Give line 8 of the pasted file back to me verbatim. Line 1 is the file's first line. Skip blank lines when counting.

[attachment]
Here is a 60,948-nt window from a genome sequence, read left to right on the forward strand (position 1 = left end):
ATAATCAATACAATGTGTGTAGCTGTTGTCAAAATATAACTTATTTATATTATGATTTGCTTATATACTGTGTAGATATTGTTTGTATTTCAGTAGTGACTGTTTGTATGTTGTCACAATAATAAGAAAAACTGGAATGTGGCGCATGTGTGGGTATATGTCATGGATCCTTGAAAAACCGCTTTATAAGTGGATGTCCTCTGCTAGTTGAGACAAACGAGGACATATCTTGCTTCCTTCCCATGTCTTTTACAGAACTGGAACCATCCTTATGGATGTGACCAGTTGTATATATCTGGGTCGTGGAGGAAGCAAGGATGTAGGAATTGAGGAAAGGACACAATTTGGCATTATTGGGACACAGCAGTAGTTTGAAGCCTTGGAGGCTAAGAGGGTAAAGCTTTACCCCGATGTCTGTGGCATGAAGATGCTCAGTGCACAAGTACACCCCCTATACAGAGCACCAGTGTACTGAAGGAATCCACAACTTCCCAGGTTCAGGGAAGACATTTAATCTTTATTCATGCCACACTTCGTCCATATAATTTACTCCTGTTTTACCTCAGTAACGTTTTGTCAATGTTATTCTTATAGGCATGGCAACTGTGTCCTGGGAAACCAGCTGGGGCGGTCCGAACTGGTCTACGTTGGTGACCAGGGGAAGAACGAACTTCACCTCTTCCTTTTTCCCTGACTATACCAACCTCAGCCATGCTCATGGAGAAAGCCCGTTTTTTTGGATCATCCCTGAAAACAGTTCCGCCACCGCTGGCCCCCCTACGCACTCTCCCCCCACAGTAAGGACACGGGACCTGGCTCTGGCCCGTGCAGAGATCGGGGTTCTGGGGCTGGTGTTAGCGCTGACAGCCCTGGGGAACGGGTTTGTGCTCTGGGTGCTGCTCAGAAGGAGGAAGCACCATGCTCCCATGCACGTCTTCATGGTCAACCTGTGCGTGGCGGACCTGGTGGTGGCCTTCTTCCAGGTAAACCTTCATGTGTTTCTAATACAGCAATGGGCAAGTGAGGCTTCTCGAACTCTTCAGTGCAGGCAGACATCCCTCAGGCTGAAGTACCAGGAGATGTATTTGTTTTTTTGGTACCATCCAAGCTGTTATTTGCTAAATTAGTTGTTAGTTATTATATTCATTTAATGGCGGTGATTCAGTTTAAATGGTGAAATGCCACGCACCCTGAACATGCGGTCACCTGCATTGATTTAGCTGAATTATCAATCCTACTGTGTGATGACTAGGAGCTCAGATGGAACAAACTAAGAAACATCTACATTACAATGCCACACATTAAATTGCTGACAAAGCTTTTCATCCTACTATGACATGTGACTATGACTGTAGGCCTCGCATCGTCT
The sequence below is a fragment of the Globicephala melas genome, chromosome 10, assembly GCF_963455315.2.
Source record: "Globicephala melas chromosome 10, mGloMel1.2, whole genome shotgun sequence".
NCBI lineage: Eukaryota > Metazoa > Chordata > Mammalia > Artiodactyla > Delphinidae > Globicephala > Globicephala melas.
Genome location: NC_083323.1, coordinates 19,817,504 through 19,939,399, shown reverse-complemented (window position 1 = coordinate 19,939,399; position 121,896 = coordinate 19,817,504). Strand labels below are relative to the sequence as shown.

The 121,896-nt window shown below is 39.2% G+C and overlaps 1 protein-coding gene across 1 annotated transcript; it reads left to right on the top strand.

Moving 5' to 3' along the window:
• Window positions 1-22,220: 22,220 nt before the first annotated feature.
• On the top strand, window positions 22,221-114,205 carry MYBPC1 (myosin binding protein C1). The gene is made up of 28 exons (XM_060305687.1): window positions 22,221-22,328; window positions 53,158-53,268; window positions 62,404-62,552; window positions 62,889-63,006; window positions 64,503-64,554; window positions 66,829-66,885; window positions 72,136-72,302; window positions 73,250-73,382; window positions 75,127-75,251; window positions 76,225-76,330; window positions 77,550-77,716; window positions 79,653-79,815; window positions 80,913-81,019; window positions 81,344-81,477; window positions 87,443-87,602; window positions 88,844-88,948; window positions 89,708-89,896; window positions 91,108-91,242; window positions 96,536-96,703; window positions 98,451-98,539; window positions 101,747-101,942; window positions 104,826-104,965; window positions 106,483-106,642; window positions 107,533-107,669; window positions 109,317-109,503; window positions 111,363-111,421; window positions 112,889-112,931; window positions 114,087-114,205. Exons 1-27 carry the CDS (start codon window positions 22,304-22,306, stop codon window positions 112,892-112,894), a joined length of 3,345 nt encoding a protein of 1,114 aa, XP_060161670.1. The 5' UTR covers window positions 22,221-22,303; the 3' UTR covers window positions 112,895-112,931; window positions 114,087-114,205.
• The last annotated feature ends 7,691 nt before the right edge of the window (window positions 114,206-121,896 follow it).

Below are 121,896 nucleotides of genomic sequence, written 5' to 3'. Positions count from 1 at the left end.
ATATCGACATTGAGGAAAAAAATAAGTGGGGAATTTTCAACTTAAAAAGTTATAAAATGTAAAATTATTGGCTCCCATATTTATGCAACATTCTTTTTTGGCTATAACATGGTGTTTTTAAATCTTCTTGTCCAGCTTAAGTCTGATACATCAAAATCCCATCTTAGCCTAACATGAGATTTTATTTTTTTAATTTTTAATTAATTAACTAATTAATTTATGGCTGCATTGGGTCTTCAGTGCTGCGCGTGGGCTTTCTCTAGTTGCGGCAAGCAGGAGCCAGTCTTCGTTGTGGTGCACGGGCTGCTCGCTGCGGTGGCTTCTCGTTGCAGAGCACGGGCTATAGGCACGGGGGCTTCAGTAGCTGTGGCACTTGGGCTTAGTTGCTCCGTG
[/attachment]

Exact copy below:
Moving 5' to 3' along the window: